Monsieur Marceau: Actor Without Words


Marcel Marceau, the world's most famous mime, enthralled audiences around the world for more than fifty years. When he waved his hand or lifted his eyebrow he was able to speak volumes without ever saying a word. But few know the story of the man behind those gestures . . .


Distinguished author Leda Schubert and award-winning artist Gerard DuBois bring their own artistry to this gorgeously written and ...

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Marcel Marceau, the world's most famous mime, enthralled audiences around the world for more than fifty years. When he waved his hand or lifted his eyebrow he was able to speak volumes without ever saying a word. But few know the story of the man behind those gestures . . .


Distinguished author Leda Schubert and award-winning artist Gerard DuBois bring their own artistry to this gorgeously written and illustrated picture book biography.


Monsieur Marceau is a Kirkus Reviews Best Children's Book of 2012

Winner of the 2013 Orbis Pictus Award for Outstanding Nonfiction for Children

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Editorial Reviews

Publishers Weekly
While some readers may know Marcel Marceau’s work, they are likely unaware of his WWII heroism. Schubert (The Princess of Borscht) places Marceau’s Jewish heritage at the heart of his art. As a young man in occupied France, Marceau helped Jewish children escape, hid U.S. parachutists, then changed his name from Mangel to Marceau to conceal his identity. “I am Jewish. Perhaps that, unconsciously, contributed towards my choice of silence,” Schubert quotes Marceau as saying. In the first half of the book, DuBois’s (Stories for Young People: Edgar Allan Poe) stately paintings pay homage to Marceau’s bravery. In the second, Schubert details Marceau’s phenomenal success (“He traveled the world—appearing on television and on stage, for presidents and princesses, kings and queens”), and DuBois’s portraits help explain mime to those unfamiliar with it (“He walks against the wind, but there is no wind”). Schubert gives depth and compassion to a performer whose art might otherwise be mistaken for clowning. One afterword provides more information about Marceau; another describes mime and supplies some easy exercises. Ages 4–8. Agent: Steven Chudney, the Chudney Agency. Illustrator’s agent: Marlena Agency. (Sept.)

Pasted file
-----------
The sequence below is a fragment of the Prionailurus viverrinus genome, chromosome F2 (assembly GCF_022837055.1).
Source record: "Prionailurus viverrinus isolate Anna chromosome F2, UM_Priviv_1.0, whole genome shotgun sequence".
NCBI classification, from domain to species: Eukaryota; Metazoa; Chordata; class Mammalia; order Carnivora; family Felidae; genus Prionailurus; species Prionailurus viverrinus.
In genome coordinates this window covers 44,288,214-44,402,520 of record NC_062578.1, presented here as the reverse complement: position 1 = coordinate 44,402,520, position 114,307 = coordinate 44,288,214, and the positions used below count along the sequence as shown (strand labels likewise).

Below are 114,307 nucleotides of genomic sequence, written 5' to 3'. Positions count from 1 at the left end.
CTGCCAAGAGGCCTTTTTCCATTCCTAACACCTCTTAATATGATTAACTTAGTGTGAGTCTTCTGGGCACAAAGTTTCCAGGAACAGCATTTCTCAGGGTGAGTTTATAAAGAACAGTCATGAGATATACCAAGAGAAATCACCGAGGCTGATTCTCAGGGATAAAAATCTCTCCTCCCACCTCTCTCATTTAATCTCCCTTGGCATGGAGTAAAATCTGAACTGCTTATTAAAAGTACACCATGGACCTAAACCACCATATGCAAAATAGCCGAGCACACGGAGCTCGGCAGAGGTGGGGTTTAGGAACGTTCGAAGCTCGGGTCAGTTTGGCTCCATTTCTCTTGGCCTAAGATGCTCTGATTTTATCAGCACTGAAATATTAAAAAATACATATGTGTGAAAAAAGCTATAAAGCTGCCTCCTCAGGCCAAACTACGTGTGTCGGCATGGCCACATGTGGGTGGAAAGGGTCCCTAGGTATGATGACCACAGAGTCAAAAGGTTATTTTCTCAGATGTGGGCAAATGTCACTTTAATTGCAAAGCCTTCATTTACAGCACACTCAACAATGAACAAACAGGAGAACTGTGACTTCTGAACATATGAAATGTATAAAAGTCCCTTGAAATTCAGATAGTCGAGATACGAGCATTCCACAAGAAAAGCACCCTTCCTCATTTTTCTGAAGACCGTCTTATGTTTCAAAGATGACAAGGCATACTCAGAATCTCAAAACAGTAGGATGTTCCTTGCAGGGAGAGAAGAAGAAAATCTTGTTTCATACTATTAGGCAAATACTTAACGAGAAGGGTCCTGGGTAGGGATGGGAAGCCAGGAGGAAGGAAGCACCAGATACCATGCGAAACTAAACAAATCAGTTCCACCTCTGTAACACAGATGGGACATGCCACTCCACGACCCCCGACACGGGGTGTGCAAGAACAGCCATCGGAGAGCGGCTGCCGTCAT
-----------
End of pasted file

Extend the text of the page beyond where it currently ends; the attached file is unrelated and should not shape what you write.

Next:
From the Publisher
“…readers…will find plenty to admire in this picture book biography.”—Booklist, starred

"An exceptional life; a stunning achievement.”—Kirkus, starred

 "A noteworthy choice for all collections.”—School Library Journal, starred

"has so much...passion" —Horn Book


“Schubert gives depth and compassion to a performer whose art might otherwise be mistaken for clowning.” —Publishers Weekly

 "If young readers missed the opportunity to meet world-renowned mime Marcel Marceau in Gloria Spielman’s picture-book biography (Marcel Marceau, BCCB 10/11), here is a second chance." - BCCB